For several years after that Elvis trotted behind Evelyn everywhere she went on the location.

I took him with me a time or two and I can still hear the gentle thud, thud, thud of his feet falling in the dry Oklahoma dust behind me. And there was the cadence of his panting, huh, huh, huh, huh, right beside me as well, as I worked on my own locations.

For some reason, I never felt alone with him around. The other benefit of having Elvis around was that he was my dog Nipper’s only true friend. Nipper had some sort of mental disorder and she hated everyone but Elvis. In fact, Nipper was so in love with Elvis that when she would bolt from me and be running, totally out of control down the lease road after a coyote or rabbit, the only thing I could holler was “Elvis” to get her back. When she heard his name, she would come screeching to a halt and turn around and come back because she thought he must be here or I wouldn’t be calling him.

Just a note here, this only worked about three times before she realized what a liar I was.

Anyhoo, Elvis was like having a human being with you. He would look at you with his golden eyes and tilt his head when you talked to him. I expected him to say in English, “And then what happened?”

If Elvis wanted you to notice something he felt was important on the location, he would come over and place his huge front paw on your arm and pull at you to follow him.

But most notably, Elvis loved to play the game Hide-and-go-Seek. I’m not kidding.

This is how this went. I would set him down with his back to me somewhere and tell him to stay and I would go find a place to hide really well. Then I would call and tell him to find me. And he would look and look until he’d find me. When he did, he would be so excited and I would laugh that kind of laugh you only have when you are really having fun.

Elvis and Evelyn were inseparable. Since the loss of her husband Wayne in 2005, Elvis had become her helper – her confidant. He was whose furry neck she cried into when the people in Evelyn’s life had grown weary of her grieving for her husband of 24 years. Elvis understood, there is no real time limit for deep grief.

In the evenings, after a full day of seeing oil wells, Elvis was who would gladly run around in the house, playing Hide-and-go-Seek with her too. The two would put on a country music CD and Elvis, who was as tall as Evelyn when he stood on his hind legs, would stand up and the two would dance like crazy.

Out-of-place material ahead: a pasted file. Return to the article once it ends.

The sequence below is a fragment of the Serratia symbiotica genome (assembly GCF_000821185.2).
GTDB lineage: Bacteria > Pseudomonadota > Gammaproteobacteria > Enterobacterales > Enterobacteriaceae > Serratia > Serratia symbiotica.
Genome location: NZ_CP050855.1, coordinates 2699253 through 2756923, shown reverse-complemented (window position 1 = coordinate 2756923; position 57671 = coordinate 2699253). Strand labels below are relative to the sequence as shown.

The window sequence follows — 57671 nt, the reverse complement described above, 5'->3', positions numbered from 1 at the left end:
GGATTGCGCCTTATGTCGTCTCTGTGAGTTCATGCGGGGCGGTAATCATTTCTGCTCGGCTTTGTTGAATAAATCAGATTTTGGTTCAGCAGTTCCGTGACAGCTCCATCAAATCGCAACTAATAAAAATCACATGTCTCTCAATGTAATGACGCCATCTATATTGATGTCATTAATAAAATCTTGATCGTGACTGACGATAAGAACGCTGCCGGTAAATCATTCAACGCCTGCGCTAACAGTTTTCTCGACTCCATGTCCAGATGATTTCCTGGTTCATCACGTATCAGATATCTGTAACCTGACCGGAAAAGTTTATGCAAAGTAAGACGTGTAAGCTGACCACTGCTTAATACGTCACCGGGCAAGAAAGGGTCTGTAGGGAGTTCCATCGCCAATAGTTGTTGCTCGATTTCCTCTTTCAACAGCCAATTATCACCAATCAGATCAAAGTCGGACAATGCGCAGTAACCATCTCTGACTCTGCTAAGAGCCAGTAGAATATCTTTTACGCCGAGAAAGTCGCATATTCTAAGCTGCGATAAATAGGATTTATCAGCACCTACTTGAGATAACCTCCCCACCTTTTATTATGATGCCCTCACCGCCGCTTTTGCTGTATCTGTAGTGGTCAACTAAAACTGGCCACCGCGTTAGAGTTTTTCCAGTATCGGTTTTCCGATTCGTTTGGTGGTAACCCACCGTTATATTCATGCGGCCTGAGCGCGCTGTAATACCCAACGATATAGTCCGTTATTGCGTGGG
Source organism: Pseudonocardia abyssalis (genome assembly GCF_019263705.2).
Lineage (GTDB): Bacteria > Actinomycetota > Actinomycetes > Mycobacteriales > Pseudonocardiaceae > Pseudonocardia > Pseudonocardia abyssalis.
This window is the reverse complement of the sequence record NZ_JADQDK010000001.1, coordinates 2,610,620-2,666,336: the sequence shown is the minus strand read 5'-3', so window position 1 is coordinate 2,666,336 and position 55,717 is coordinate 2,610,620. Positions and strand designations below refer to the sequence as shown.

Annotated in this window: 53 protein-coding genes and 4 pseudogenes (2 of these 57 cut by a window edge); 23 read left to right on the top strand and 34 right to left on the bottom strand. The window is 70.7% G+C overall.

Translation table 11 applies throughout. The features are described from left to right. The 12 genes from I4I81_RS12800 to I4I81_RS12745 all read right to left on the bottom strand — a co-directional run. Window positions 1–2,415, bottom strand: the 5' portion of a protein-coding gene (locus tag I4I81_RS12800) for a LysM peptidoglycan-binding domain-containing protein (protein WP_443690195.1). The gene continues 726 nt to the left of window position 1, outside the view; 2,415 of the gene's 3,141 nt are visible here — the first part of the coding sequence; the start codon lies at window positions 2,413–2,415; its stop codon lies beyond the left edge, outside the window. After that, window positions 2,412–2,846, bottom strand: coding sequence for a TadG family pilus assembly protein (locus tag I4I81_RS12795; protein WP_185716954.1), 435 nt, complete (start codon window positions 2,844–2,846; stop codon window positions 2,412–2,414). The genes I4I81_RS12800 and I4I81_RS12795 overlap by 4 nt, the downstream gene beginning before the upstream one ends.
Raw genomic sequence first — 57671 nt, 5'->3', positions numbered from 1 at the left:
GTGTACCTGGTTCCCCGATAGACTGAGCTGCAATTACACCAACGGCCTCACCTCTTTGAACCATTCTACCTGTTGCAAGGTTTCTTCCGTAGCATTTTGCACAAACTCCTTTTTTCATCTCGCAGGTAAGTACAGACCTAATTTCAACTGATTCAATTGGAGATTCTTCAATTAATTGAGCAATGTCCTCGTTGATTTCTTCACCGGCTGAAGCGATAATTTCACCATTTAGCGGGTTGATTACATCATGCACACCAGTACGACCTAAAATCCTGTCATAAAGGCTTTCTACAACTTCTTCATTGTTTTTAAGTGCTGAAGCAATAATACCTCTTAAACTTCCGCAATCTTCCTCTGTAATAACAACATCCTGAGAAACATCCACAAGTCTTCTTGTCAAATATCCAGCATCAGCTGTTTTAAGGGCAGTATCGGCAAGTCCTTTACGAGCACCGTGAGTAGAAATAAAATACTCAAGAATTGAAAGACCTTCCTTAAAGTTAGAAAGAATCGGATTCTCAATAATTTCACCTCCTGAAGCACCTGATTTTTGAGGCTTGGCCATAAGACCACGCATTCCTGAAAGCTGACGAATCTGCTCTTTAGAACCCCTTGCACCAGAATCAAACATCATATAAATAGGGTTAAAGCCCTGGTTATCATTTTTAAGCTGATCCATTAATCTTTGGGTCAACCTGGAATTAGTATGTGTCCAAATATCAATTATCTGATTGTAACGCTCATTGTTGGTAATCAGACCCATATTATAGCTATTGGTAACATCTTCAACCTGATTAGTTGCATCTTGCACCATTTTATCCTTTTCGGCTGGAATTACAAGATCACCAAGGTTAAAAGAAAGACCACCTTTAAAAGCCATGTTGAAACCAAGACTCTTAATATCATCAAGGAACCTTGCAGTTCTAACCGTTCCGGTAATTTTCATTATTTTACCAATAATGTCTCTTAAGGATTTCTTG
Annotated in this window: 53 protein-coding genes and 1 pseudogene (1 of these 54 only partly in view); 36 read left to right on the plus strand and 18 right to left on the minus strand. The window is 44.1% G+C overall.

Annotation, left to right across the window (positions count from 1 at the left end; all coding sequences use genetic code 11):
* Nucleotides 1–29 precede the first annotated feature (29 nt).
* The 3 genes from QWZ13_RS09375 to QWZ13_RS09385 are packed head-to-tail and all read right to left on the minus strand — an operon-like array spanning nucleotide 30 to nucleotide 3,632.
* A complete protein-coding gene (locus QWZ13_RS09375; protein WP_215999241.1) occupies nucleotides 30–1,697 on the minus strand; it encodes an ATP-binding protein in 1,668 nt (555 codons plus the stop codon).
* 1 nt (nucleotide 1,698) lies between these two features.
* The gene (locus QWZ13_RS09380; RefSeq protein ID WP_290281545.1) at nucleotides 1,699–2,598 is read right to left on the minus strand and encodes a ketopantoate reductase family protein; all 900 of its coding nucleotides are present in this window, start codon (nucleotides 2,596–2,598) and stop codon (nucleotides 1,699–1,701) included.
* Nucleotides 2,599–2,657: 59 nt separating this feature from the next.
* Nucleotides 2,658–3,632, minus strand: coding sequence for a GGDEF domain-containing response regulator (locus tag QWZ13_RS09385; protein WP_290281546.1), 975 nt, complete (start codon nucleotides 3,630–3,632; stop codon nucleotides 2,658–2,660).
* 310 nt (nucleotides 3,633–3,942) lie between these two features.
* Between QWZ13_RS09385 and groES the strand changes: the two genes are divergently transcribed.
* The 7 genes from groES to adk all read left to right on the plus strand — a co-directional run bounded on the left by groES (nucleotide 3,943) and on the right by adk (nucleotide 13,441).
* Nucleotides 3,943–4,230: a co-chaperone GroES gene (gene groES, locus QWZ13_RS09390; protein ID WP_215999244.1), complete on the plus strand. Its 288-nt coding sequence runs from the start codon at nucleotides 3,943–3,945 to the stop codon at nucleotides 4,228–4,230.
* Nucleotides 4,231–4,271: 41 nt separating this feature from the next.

Elvis had a cat too. Her name was Savanna. Savannah slept literally in the leigh of Elvis’ neck, where his jaw met his neck.

It was Thanksgiving of 2013 and I was pumping wells but Evelyn had left to go see family. Earlier that day she told me Elvis wasn’t feeling good and would I go to her house and check on him . He had just thrown up a couple of times and while that didn’t seem too odd for dogs that sometimes eat myriad dead animals while working with us, it still concerned her.

When I got there, I could see right away, something was terribly wrong. Elvis was standing, leaning forward and could hardly move. He wouldn’t even look up at me. I could sit down, he couldn’t lay down. He was in misery.

I called her and told her, he had gotten much worse. She dropped what she was doing and made the nearly two hour drive back and rushed him to the vet.

The day after Thanksgiving, Elvis died. We are not sure what killed him and we will never know. We fear he might have gotten into someone’s garage and possibly drank some coolant.

He was so well loved that several people in the community came out for his little burial service. I brought his best friend, my dog Nipper who was pretty upset. She went to see her friend’s body and sat next to him and shook uncontrollably.  As much as I try, I can’t unsee that. Nipper was never the same after that. Something was just wrong with her and she ended up dying a year later.

And as we all said our goodbyes to Elvis that day, one thing was so clear.

The oilfield industry out here in the Panhandle was somehow indelibly changed that day and was the worse off for it.

Because, Elvis had left the oil patch.

~ Rachael Van Horn aka “Wench with a Wrench”

Flowing wells are created when the water and gas produce a pressure forcing the liquid from within the rock through any openings (such as a well). While the pressure may be powerful enough to push the liquids to rise up when created towards the surface; and as time progresses, this pressure will decrease, and lift systems may need to be installed for the remaining life of the well. However, before a lease pumper begins to think about bringing the oil up from the well, you need to consider the different production regulations.



Production Limits

Typically lease operators prefer to obtain as much gas, and/or oil, as possible to maximum revenue. However, while maximum productivity rates can provide more upfront profits, it isn’t always what’s best for the economy, environment, reservoir, or any other considerations aside from the lease operator’s financial interests.

To help ensure all factors are considered by the lease operator, a variety of agencies were created for gas and oil production regulations. For instance, local or state examples may include: Oil and Natural Gas Commission, Petroleum Commission, Environmental Protection Agency, or other similar names.

The goal of these agencies is to aid gas and oil producers in comprehending any problems or concerns with the reservoir. One of the main responsibilities of these agencies is to monitor and control the production of oil and gas reservoirs.